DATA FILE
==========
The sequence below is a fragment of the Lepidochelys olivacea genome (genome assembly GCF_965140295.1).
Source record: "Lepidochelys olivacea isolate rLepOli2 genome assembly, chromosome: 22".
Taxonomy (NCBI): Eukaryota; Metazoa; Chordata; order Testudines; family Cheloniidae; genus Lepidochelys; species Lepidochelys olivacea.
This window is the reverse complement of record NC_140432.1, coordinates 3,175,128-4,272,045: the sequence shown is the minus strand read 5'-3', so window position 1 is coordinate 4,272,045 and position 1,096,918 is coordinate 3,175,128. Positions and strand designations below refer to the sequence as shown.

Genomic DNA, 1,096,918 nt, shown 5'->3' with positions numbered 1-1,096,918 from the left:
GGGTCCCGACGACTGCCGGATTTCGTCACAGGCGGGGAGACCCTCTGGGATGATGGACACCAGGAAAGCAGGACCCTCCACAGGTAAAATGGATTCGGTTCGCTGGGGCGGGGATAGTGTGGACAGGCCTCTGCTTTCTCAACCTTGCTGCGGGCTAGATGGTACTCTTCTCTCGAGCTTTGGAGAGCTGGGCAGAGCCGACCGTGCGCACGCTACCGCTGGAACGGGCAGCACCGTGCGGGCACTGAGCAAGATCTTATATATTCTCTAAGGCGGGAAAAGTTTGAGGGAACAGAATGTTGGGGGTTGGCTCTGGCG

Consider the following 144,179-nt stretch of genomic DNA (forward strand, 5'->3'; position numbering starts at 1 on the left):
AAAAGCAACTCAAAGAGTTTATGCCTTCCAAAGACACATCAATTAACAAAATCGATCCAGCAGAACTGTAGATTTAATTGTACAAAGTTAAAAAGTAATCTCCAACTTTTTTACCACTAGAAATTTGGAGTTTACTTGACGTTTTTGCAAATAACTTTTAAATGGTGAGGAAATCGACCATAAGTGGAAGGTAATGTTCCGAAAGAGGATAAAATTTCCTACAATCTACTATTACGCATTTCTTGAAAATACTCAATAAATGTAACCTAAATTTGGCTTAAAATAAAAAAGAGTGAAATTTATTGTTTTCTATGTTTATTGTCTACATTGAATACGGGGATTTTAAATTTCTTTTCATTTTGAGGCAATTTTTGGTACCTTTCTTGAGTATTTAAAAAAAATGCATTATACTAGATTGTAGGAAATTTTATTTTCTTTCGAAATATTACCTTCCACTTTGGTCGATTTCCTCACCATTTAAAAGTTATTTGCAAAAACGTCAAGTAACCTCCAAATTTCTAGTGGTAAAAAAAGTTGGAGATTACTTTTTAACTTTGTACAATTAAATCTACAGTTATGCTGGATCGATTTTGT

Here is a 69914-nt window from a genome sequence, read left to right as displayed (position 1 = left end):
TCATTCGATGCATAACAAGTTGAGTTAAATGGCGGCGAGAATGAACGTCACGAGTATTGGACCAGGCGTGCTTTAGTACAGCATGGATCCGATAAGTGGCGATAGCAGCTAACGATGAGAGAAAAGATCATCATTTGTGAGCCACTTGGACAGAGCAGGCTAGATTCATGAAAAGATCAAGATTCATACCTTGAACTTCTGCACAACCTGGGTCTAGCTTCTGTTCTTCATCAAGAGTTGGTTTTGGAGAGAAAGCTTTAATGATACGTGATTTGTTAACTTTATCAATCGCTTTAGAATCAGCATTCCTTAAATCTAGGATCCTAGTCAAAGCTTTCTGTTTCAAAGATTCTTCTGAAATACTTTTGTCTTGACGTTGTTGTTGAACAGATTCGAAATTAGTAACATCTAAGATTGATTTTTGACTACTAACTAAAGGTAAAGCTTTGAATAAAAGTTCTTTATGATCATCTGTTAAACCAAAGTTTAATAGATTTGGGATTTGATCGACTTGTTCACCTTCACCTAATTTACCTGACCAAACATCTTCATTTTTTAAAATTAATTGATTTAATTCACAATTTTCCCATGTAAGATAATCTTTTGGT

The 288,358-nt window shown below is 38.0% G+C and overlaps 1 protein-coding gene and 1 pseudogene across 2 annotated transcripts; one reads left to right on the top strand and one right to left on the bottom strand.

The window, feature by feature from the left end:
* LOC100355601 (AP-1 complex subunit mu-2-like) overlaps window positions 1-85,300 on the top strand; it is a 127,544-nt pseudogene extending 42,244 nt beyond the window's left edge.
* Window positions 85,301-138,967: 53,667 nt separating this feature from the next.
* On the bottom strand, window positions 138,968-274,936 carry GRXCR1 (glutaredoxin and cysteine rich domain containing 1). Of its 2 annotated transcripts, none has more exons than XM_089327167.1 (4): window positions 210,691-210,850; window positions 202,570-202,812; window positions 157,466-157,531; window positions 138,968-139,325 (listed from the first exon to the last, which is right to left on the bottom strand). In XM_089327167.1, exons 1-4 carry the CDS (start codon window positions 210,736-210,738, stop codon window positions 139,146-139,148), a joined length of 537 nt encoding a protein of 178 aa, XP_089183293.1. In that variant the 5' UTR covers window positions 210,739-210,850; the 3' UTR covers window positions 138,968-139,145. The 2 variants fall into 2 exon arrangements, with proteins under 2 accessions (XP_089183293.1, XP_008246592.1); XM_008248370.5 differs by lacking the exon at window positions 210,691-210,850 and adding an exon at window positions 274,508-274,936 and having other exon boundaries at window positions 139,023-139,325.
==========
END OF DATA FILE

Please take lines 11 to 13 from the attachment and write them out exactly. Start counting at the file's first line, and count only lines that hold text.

The 288,358-nt window shown below is 38.0% G+C and overlaps 1 protein-coding gene and 1 pseudogene across 2 annotated transcripts; one reads left to right on the top strand and one right to left on the bottom strand.

The window, feature by feature from the left end:
* LOC100355601 (AP-1 complex subunit mu-2-like) overlaps window positions 1-85,300 on the top strand; it is a 127,544-nt pseudogene extending 42,244 nt beyond the window's left edge.